Faces are one of the most enduring subjects for drawing. The selfie has also become one of the popular images in recent times.
The approximate proportions of the head.
A Child by Julie Douglas (Charcoal pencil); Note the differences in size of a child’s features. If a child does not look right in a drawing, check that the proportions are correct.
Benj by John Smolko (Coloured pencil); The more mature man has a fuller face, although the features stay in the same place.
Three Perspectives of Ben by Katherine Tyrrell (Pen and ink); Drawn from life; I moved my chair three times to create this drawing in the two hours available.
Personal Profile by Alan Coulson (Graphite)
Features of an adult head:
While no two heads are ever exactly the same, there are basic proportion rules and similarities that can help you to draw one. Look at a head in profile:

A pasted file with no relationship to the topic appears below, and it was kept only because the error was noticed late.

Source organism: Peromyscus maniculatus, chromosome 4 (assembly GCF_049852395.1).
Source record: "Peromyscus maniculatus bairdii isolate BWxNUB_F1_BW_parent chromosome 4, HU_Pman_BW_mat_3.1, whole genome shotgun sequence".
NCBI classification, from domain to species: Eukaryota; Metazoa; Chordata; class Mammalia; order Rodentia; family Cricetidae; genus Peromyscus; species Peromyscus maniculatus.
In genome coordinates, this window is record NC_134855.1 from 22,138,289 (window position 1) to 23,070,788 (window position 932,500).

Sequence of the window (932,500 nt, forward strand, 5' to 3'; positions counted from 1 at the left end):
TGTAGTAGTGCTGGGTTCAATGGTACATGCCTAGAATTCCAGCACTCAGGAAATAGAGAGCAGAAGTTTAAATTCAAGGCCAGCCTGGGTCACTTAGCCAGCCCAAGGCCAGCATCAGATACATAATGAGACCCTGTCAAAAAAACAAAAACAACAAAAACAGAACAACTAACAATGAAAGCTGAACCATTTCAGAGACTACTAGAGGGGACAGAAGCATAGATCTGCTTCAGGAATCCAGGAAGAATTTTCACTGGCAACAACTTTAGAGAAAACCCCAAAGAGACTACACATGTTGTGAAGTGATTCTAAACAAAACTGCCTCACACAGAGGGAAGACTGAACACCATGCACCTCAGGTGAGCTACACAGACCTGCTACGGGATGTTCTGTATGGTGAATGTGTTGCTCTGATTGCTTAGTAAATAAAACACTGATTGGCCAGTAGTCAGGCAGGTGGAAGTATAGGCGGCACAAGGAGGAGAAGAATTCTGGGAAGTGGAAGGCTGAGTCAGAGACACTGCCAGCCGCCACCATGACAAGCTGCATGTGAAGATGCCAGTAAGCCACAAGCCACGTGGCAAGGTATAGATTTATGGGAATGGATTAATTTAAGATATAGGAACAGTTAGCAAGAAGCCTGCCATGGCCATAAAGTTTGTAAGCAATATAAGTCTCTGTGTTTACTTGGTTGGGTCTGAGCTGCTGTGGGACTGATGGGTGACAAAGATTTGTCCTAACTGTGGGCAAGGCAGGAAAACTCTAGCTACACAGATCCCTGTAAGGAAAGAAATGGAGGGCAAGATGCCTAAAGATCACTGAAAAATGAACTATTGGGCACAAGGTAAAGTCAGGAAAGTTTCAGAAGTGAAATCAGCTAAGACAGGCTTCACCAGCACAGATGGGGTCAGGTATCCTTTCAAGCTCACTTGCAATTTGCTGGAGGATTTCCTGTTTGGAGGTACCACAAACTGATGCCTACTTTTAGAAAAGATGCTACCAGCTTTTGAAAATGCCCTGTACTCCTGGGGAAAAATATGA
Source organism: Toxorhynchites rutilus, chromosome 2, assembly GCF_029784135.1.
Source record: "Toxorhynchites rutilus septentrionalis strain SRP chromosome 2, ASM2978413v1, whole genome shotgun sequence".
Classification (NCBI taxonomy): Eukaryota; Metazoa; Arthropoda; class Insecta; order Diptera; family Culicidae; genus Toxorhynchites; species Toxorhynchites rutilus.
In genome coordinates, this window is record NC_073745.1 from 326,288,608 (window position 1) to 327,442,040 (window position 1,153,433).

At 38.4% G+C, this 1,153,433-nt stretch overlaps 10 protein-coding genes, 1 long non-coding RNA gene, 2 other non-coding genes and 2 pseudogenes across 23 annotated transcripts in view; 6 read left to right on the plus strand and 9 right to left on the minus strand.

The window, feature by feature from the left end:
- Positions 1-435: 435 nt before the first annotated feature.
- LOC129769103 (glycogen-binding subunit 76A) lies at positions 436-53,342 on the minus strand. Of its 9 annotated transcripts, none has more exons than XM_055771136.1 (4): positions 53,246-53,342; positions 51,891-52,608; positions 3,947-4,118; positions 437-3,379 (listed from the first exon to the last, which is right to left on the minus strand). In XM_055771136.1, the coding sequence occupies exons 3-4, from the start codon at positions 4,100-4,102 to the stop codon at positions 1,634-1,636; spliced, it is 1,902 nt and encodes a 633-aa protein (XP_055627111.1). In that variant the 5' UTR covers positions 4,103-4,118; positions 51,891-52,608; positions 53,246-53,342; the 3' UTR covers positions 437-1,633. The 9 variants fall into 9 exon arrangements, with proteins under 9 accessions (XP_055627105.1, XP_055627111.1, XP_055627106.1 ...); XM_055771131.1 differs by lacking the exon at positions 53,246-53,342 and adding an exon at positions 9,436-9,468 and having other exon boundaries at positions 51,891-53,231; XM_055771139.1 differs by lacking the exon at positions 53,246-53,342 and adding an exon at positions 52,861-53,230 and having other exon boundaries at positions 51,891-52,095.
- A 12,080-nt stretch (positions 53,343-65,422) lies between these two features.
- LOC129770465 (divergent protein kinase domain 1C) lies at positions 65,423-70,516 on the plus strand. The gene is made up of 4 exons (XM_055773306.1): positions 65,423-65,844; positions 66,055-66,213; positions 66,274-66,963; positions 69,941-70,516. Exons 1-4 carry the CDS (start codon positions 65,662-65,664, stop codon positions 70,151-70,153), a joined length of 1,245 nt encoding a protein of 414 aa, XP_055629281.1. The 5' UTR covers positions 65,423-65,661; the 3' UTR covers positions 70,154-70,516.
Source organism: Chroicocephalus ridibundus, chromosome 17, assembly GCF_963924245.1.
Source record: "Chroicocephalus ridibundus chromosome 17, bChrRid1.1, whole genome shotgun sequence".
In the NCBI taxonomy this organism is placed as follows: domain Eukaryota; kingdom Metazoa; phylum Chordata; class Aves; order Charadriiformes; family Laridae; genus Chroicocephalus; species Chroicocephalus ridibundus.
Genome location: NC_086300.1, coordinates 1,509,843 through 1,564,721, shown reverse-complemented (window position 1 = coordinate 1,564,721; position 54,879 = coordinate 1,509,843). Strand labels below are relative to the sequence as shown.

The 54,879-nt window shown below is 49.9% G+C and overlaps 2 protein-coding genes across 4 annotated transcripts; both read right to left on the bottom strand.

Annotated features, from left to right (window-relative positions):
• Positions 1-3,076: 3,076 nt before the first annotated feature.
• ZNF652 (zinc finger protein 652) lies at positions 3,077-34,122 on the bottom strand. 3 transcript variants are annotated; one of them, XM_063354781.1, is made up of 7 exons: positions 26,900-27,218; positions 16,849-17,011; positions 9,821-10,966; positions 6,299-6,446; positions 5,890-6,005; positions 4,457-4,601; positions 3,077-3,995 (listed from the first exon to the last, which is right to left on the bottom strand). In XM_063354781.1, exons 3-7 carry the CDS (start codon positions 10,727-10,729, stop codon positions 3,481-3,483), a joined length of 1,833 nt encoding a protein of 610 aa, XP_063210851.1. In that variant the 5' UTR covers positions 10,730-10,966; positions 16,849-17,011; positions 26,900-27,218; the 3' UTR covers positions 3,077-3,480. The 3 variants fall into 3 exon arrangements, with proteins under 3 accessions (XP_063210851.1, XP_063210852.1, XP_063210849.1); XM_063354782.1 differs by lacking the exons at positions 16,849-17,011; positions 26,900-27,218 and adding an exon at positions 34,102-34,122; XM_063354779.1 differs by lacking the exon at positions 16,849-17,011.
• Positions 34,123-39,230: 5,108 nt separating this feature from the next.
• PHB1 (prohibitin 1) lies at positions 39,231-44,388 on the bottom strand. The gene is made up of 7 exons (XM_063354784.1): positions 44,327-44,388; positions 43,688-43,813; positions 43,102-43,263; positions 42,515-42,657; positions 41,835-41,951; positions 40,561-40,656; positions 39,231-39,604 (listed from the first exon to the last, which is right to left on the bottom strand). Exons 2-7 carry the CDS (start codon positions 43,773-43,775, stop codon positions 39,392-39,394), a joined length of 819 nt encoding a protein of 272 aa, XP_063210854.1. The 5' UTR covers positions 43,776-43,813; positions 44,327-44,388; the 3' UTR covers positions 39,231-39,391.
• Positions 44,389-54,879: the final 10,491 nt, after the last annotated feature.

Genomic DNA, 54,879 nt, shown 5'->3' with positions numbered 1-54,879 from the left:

Observe just how small the area is that contains the features that most people focus on, and note that there’s a lot going on outside the triangle of eyes and mouth.
Capture facts (e.g., the angles of the skull and neck) and impressions (e.g., the sense of the hair – you don’t need to draw every hair.)
A man’s face divides into thirds: Above the brow, from the brow to base of the nose, and from the base of the nose down to the chin.
The eyes almost always line up with the top of the ears.
The eyes are halfway between the top of the head and chin.
The front edge of each ear is about halfway between the front and back of the head.
Draw every aspect:
Keep moving round your subject, and look at him or her from different angles. Work on the same paper and leave space for alternative views. This technique works well in a life class, provided you’ve got room enough to move around without getting in the way of other people.
Draw a series of self-portraits
Where better to start when learning how to draw than with your own self-portrait. The big advantage of the self-portrait is that the model always turns up. All you will then need are some mirrors and some interesting lighting…